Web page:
So even though the film is an adaptation of a reasonably popular piece of kids lit by Brian Selznick, it seemed through the film's first act as if most of the audience had little idea as to what the hell they were watching. I infer this of all the approximately 1,500 strangers with whom I watched the film because I had no idea what the hell I was watching. Hugo begins like a riff on Amelie jacked up on Scorsese, a restless camera swooping us inside an insular and super-stylized Parisian train station, where a little boy named Hugo (like the movie!) Cabret (like the book!) lives inside the clocks. And this train station has a lot of clocks. It's kinda like you might imagine a train station co-designed by Jeanne-Pierre Jeunet and the serial killer from the LL Cool J classic Mindhunters, if you're the type to sit around and imagine such things. It's sometime between the two World Wars, and spoken French has yet to be invented. Hugo watches the station's myriad comings and goings through the rivets in the clocks as if peering unto his own personal cinema, but whenever Hugo dares to scavenge around the world below for something to eat the characters he observes all day are loathe to see him, because apparently cute and pitiable small children are the ultimate blight against society. Whatever, it works, in the immortal words of Adam Sandler: "Just go with it."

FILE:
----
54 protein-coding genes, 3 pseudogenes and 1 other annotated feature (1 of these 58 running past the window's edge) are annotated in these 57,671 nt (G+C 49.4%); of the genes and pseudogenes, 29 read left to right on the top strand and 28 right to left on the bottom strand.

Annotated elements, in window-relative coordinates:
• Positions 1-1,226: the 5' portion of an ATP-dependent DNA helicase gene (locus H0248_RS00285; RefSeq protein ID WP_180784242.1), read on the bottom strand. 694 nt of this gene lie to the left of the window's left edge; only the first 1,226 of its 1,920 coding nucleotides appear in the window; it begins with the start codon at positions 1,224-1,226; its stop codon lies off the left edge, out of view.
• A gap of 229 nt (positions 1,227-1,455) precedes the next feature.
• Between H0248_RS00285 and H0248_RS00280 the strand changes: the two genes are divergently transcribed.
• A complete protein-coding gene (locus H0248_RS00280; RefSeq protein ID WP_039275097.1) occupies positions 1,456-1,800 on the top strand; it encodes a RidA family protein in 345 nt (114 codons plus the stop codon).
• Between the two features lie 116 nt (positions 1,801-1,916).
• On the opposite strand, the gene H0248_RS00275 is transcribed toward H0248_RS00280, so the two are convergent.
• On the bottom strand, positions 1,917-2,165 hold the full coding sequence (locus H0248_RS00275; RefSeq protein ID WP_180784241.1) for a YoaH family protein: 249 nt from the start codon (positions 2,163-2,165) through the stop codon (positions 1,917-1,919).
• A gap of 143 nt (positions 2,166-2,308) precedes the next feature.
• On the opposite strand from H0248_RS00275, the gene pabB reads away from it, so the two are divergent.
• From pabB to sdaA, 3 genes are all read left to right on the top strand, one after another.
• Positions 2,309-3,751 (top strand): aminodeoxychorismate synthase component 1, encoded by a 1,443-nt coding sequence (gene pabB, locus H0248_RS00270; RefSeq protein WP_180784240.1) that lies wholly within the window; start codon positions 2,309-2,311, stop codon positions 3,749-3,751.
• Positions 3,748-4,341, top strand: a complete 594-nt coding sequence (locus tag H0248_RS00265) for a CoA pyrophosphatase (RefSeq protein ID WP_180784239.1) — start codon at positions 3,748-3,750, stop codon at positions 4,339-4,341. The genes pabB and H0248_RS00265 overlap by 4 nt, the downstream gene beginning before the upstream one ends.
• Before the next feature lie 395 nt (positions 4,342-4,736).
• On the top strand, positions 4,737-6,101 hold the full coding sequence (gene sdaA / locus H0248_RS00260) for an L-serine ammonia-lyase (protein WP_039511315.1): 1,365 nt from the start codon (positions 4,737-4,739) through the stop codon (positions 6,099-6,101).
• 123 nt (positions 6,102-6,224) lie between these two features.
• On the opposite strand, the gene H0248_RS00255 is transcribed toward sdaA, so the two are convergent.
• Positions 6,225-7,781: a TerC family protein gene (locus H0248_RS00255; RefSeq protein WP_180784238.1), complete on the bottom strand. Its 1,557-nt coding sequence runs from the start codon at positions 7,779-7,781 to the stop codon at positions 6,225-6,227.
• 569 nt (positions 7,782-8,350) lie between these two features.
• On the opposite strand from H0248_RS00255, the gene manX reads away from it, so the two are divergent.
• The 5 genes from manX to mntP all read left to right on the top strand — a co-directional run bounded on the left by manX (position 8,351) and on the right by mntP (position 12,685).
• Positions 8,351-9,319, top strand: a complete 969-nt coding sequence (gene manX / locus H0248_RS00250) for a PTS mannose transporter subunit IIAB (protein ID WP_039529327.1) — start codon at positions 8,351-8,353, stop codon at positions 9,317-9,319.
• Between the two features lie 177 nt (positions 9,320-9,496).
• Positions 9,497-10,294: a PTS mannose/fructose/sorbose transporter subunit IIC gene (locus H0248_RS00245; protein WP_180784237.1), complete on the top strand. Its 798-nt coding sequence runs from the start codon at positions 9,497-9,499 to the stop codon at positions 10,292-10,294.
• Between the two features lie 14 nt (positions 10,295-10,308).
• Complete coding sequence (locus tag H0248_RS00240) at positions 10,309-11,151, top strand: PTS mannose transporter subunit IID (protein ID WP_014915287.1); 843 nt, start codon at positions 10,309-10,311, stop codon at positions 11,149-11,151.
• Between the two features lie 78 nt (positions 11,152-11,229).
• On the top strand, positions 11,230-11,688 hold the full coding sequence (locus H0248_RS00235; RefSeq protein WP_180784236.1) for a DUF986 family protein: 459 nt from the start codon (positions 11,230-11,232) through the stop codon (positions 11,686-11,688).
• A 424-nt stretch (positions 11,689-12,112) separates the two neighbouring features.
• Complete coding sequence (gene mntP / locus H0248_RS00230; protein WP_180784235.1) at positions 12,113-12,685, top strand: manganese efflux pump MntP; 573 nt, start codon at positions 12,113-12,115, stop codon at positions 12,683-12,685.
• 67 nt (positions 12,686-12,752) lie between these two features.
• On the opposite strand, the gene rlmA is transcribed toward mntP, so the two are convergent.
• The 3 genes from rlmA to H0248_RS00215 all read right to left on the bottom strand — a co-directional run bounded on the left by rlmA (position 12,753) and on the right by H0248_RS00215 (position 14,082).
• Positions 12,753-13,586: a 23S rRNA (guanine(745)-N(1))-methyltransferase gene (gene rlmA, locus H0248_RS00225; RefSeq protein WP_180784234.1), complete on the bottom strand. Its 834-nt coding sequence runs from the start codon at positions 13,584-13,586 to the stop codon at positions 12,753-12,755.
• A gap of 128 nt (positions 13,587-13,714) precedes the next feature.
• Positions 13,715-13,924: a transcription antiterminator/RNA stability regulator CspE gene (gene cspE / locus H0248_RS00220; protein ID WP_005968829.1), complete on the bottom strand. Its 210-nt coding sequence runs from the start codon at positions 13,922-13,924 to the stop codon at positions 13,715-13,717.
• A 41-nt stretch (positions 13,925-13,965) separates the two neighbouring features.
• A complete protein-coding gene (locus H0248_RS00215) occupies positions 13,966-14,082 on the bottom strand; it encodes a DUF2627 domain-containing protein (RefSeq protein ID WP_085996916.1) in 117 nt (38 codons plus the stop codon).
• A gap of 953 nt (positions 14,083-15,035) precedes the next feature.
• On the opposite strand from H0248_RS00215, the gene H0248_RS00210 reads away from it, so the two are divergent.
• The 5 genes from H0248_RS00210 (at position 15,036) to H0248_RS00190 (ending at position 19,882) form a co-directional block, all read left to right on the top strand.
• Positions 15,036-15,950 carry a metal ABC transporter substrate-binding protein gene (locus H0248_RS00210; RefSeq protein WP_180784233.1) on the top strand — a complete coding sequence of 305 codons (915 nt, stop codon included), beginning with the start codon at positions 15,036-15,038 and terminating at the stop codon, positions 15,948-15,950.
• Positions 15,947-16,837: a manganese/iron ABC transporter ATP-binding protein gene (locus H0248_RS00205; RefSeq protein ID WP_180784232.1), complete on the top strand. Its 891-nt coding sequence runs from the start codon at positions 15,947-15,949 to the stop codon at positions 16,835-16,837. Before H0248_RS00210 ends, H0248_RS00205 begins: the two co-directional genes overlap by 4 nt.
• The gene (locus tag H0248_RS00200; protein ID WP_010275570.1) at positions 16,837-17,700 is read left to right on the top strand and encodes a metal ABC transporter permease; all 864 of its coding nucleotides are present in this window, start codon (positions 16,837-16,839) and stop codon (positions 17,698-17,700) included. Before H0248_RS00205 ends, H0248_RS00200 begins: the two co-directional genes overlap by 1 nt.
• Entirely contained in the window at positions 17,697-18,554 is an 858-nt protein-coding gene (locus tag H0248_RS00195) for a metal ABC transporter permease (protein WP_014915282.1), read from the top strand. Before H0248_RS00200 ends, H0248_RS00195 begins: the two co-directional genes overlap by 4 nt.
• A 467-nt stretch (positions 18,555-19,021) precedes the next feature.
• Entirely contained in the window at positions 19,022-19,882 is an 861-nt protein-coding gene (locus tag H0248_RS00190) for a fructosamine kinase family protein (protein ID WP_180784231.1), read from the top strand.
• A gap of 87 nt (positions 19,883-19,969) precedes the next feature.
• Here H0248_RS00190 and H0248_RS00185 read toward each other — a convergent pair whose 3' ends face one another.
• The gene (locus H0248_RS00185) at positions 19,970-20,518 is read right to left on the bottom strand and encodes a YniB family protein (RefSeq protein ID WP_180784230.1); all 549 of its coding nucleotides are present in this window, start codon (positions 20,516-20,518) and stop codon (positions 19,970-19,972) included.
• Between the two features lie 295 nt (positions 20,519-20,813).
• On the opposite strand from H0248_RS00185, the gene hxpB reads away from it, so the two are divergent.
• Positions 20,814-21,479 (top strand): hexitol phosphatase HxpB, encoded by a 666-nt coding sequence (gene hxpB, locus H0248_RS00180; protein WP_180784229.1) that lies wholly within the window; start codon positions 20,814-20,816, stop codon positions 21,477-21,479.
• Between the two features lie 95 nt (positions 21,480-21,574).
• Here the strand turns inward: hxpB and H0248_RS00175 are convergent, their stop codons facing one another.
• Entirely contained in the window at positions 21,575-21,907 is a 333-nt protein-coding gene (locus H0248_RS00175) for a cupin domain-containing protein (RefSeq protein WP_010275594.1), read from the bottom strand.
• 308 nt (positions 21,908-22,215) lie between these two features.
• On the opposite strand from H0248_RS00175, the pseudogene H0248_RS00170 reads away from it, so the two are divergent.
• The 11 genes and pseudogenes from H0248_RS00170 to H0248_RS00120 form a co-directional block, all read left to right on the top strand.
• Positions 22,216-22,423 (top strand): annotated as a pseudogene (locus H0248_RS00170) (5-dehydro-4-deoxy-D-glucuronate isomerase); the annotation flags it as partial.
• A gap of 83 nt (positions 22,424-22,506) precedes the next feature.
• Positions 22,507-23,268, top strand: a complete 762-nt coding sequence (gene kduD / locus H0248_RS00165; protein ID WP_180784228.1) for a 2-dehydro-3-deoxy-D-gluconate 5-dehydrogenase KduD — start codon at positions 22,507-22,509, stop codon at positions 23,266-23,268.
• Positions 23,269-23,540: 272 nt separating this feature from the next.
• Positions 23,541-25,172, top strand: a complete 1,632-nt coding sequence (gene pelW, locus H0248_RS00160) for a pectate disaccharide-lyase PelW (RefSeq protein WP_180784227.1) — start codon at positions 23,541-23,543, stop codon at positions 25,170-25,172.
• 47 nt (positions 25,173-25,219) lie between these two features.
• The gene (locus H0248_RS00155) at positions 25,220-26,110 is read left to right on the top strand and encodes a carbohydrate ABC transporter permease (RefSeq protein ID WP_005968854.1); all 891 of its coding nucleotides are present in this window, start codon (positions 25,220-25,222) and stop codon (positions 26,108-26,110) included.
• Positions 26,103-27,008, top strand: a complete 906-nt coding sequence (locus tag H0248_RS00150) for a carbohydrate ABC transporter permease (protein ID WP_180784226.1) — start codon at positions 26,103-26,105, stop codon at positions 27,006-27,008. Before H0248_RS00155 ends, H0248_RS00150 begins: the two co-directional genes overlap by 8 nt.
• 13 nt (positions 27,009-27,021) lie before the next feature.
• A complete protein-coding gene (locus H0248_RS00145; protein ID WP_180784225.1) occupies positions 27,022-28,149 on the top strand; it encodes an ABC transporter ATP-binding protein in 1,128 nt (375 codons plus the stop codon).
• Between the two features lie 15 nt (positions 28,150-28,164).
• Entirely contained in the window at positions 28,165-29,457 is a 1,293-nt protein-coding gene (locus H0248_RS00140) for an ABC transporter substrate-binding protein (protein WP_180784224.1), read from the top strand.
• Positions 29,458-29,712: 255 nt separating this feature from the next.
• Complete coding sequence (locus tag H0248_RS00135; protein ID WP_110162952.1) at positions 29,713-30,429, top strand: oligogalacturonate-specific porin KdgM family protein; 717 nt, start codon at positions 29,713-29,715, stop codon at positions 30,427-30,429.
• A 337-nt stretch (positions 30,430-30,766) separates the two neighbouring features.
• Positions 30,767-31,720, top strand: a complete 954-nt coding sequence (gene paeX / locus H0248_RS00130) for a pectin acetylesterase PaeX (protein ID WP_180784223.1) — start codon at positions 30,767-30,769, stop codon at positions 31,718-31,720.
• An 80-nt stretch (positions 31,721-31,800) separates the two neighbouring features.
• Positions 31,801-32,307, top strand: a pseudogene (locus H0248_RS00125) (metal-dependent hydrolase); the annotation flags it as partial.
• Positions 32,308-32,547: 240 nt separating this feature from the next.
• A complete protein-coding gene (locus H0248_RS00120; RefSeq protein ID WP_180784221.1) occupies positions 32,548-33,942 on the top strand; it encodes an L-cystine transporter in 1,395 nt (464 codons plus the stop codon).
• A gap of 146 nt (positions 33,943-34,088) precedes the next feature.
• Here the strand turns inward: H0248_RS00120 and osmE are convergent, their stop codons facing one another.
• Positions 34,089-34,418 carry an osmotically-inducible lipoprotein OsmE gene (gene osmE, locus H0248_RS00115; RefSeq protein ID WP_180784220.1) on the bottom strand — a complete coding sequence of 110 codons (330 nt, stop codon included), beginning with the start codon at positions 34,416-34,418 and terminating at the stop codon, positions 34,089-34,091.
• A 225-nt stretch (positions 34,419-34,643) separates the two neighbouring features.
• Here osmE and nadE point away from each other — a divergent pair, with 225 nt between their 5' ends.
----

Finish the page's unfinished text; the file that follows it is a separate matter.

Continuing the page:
So one of the angry adults who runs a sad little magic shop near the train tracks is a very bitter Ben Kingsley, and Ben Kingsley has a goddaughter played by Chloe Moretz and "Why is he so angry all the time?" becomes the film's central question and blah blah blah there's a robot and the guy playing Django Reinhardt looks suspiciously similar to Johnny Depp and then I spontaneously cried a lot? Hugo! But seriously, you look at this guy and tell me he's not Johnny Depp. That's not a request. I know that sentence might read as if it's imploring you to tell me that Emil Lager is not Johnny Depp, but it's not. I want you to be convinced he is Johnny Depp so that after you see the movie you can rant to all your friends about how Johnny Depp was in it and then I won't be the only person who was publicly very wrong about that.